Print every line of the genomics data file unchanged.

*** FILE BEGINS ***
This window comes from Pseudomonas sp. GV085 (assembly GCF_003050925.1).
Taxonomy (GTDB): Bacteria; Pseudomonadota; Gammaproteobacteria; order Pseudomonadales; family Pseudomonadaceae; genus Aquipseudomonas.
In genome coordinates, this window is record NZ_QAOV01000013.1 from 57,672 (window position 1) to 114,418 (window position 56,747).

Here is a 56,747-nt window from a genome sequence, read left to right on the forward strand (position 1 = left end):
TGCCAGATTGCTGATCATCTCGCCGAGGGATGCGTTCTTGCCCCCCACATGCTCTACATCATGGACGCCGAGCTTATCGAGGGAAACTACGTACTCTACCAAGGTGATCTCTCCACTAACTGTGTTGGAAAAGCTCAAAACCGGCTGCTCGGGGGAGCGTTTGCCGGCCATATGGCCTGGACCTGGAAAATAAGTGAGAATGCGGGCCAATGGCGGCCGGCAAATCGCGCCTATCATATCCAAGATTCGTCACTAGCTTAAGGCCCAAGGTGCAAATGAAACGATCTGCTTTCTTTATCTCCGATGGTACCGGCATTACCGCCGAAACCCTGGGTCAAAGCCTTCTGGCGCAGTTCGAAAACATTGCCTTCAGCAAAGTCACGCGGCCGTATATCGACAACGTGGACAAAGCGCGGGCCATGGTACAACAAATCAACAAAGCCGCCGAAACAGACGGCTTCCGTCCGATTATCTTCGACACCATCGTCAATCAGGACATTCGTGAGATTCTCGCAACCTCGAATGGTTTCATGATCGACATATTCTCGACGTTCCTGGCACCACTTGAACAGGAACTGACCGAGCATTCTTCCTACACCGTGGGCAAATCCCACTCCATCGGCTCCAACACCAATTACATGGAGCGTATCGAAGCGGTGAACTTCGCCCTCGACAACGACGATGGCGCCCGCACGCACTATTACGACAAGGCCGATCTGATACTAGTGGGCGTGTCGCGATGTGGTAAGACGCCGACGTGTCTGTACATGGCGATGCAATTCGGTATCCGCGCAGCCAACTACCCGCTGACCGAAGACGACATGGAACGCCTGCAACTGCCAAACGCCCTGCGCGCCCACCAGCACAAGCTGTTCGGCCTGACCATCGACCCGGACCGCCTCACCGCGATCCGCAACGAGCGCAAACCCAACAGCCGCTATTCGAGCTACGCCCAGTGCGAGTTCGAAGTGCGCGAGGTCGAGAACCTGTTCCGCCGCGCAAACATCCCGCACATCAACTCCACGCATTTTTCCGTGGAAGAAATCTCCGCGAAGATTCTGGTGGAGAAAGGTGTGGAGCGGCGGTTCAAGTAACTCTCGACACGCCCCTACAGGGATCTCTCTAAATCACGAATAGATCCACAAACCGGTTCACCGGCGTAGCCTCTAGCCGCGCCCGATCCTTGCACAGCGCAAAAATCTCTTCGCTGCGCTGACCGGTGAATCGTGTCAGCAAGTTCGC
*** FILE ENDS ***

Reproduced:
This window comes from Pseudomonas sp. GV085 (assembly GCF_003050925.1).
Taxonomy (GTDB): Bacteria; Pseudomonadota; Gammaproteobacteria; order Pseudomonadales; family Pseudomonadaceae; genus Aquipseudomonas.
In genome coordinates, this window is record NZ_QAOV01000013.1 from 57,672 (window position 1) to 114,418 (window position 56,747).

Here is a 56,747-nt window from a genome sequence, read left to right on the forward strand (position 1 = left end):
TGCCAGATTGCTGATCATCTCGCCGAGGGATGCGTTCTTGCCCCCCACATGCTCTACATCATGGACGCCGAGCTTATCGAGGGAAACTACGTACTCTACCAAGGTGATCTCTCCACTAACTGTGTTGGAAAAGCTCAAAACCGGCTGCTCGGGGGAGCGTTTGCCGGCCATATGGCCTGGACCTGGAAAATAAGTGAGAATGCGGGCCAATGGCGGCCGGCAAATCGCGCCTATCATATCCAAGATTCGTCACTAGCTTAAGGCCCAAGGTGCAAATGAAACGATCTGCTTTCTTTATCTCCGATGGTACCGGCATTACCGCCGAAACCCTGGGTCAAAGCCTTCTGGCGCAGTTCGAAAACATTGCCTTCAGCAAAGTCACGCGGCCGTATATCGACAACGTGGACAAAGCGCGGGCCATGGTACAACAAATCAACAAAGCCGCCGAAACAGACGGCTTCCGTCCGATTATCTTCGACACCATCGTCAATCAGGACATTCGTGAGATTCTCGCAACCTCGAATGGTTTCATGATCGACATATTCTCGACGTTCCTGGCACCACTTGAACAGGAACTGACCGAGCATTCTTCCTACACCGTGGGCAAATCCCACTCCATCGGCTCCAACACCAATTACATGGAGCGTATCGAAGCGGTGAACTTCGCCCTCGACAACGACGATGGCGCCCGCACGCACTATTACGACAAGGCCGATCTGATACTAGTGGGCGTGTCGCGATGTGGTAAGACGCCGACGTGTCTGTACATGGCGATGCAATTCGGTATCCGCGCAGCCAACTACCCGCTGACCGAAGACGACATGGAACGCCTGCAACTGCCAAACGCCCTGCGCGCCCACCAGCACAAGCTGTTCGGCCTGACCATCGACCCGGACCGCCTCACCGCGATCCGCAACGAGCGCAAACCCAACAGCCGCTATTCGAGCTACGCCCAGTGCGAGTTCGAAGTGCGCGAGGTCGAGAACCTGTTCCGCCGCGCAAACATCCCGCACATCAACTCCACGCATTTTTCCGTGGAAGAAATCTCCGCGAAGATTCTGGTGGAGAAAGGTGTGGAGCGGCGGTTCAAGTAACTCTCGACACGCCCCTACAGGGATCTCTCTAAATCACGAATAGATCCACAAACCGGTTCACCGGCGTAGCCTCTAGCCGCGCCCGATCCTTGCACAGCGCAAAAATCTCTTCGCTGCGCTGACCGGTGAATCGTGTCAGCAAGTTCGC